Critics of architectural firm Bjarke Ingels Group (BIG) poke fun at the blocky, elemental formalism that the firm employs—or did, at least in their earlier projects—by likening them to mountains of LEGOs. Bjarke seemed to be in on the joke when he (and a poor team of interns) built a gigantic 250,000-piece LEGO model at New York's Storefront for Art and Architecture in 2007. The installation played to BIG’s critics and advanced Bjarke’s, admittedly sketchy, “hedonistic sustainability” agenda, balancing architectural “research” in form and program with unabashed, if unironic, fun. Six years later, Bjarke is embarking on another LEGO venture.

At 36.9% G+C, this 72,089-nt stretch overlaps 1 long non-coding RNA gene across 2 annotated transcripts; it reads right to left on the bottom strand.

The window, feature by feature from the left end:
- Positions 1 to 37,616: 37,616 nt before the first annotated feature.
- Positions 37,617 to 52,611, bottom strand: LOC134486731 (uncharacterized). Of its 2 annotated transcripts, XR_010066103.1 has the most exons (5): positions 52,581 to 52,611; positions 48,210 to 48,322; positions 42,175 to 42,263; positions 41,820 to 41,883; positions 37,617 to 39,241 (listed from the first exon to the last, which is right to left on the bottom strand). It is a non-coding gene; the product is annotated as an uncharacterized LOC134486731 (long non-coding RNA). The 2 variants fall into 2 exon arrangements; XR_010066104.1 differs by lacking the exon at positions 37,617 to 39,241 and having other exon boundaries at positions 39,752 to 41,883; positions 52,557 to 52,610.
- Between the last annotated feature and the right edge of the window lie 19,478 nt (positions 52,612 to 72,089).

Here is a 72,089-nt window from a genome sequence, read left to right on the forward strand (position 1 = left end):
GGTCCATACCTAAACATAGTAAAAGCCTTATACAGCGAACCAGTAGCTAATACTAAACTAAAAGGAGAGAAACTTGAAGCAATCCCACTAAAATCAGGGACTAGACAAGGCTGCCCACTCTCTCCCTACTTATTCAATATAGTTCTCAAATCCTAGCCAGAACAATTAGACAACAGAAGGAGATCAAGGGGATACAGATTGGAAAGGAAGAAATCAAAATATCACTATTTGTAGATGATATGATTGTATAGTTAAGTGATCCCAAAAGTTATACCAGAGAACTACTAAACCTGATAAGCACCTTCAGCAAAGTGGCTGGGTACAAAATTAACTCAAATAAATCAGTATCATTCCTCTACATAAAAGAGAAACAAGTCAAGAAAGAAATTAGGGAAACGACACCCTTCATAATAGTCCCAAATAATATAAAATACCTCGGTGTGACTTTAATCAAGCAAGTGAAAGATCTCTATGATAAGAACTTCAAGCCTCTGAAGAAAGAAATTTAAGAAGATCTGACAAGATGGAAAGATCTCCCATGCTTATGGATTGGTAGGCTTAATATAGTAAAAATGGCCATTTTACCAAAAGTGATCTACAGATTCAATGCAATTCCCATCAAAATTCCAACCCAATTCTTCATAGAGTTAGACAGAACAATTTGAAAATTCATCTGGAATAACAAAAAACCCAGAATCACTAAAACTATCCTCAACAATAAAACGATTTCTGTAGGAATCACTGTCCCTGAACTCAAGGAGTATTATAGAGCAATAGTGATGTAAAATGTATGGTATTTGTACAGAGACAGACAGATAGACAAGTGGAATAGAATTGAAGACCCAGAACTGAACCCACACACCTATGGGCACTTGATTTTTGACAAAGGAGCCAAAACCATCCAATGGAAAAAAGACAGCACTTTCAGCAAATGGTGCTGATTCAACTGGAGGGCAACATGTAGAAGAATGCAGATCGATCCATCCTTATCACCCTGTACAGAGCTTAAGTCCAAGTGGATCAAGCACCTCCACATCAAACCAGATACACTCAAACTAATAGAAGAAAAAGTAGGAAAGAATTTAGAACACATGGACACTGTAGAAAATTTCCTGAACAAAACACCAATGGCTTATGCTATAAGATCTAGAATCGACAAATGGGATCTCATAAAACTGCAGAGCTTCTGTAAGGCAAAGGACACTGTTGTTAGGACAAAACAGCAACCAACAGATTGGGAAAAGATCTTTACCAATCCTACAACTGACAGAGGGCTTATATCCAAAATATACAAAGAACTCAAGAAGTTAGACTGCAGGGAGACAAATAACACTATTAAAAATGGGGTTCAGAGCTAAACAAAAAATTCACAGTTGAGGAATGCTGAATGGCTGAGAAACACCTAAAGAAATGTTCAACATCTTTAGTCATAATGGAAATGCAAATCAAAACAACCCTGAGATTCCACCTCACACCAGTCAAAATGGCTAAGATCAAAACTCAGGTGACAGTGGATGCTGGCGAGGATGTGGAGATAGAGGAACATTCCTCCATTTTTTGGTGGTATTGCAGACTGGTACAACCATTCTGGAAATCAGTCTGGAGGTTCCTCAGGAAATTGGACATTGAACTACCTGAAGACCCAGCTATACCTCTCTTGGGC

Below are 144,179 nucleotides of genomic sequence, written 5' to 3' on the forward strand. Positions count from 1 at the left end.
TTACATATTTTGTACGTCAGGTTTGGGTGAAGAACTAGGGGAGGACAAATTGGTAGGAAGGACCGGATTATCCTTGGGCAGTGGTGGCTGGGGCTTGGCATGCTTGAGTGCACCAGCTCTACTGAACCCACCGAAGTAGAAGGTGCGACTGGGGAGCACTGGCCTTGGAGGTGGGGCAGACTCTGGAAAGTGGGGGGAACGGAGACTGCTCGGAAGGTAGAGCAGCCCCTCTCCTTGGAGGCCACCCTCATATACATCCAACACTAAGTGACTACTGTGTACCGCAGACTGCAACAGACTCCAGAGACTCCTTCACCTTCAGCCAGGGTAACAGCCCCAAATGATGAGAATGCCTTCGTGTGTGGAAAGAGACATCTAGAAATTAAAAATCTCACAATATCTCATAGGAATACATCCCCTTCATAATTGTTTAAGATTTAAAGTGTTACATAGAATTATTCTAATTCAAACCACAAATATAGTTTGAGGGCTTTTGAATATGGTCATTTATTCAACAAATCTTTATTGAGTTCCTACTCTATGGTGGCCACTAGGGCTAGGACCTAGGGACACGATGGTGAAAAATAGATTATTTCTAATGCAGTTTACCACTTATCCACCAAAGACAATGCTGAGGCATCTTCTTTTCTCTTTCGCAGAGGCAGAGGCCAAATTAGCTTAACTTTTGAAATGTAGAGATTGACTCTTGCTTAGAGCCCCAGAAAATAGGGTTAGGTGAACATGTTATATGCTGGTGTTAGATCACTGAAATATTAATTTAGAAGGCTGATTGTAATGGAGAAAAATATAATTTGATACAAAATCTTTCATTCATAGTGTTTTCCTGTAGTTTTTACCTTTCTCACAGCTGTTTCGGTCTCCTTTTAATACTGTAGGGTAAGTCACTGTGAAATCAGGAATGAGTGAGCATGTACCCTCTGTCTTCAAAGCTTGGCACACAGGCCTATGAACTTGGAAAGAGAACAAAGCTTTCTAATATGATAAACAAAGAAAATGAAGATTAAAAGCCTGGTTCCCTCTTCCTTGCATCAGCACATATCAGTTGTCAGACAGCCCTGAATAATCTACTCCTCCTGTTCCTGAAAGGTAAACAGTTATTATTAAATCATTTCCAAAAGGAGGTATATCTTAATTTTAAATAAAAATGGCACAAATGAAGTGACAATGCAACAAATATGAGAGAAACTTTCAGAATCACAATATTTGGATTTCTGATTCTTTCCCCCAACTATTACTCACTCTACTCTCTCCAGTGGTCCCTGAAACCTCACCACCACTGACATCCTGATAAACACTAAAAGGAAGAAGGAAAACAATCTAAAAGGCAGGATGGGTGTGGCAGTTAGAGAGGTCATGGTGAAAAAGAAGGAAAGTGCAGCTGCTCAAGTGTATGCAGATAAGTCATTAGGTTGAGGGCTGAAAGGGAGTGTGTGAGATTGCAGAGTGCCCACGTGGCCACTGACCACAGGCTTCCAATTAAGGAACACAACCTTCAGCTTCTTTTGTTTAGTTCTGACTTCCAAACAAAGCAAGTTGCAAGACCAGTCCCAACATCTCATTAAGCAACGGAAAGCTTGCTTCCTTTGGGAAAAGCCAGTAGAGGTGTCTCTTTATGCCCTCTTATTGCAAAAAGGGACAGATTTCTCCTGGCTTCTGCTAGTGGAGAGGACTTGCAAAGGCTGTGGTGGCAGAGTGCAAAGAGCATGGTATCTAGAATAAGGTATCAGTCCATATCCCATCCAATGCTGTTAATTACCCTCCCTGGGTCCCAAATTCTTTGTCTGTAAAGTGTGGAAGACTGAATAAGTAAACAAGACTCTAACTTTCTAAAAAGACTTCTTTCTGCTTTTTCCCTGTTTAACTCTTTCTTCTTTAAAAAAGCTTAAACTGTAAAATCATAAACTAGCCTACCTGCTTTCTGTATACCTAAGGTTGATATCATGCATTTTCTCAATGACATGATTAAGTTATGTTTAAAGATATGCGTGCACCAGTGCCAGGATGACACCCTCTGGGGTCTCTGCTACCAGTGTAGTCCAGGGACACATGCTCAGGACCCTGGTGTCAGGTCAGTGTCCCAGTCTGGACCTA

BIG will design the first ever LEGO museum in Billund, Denmark, according to a report by Architect Magazine. Known as the LEGO’s “Brand House,” the project’s function is being described as a “public museum and experience center.” The architect envisions an open museum with walls of “user content of such a high quality,” though what that says of the project’s spatial program, or even curatorial approach, we’re not sure. If you’re having any doubts, put them to rest. ”It will be the best museum ever,” Ingels promises—yes, EVER.
Images courtesy of Storefront for Art and Architecture.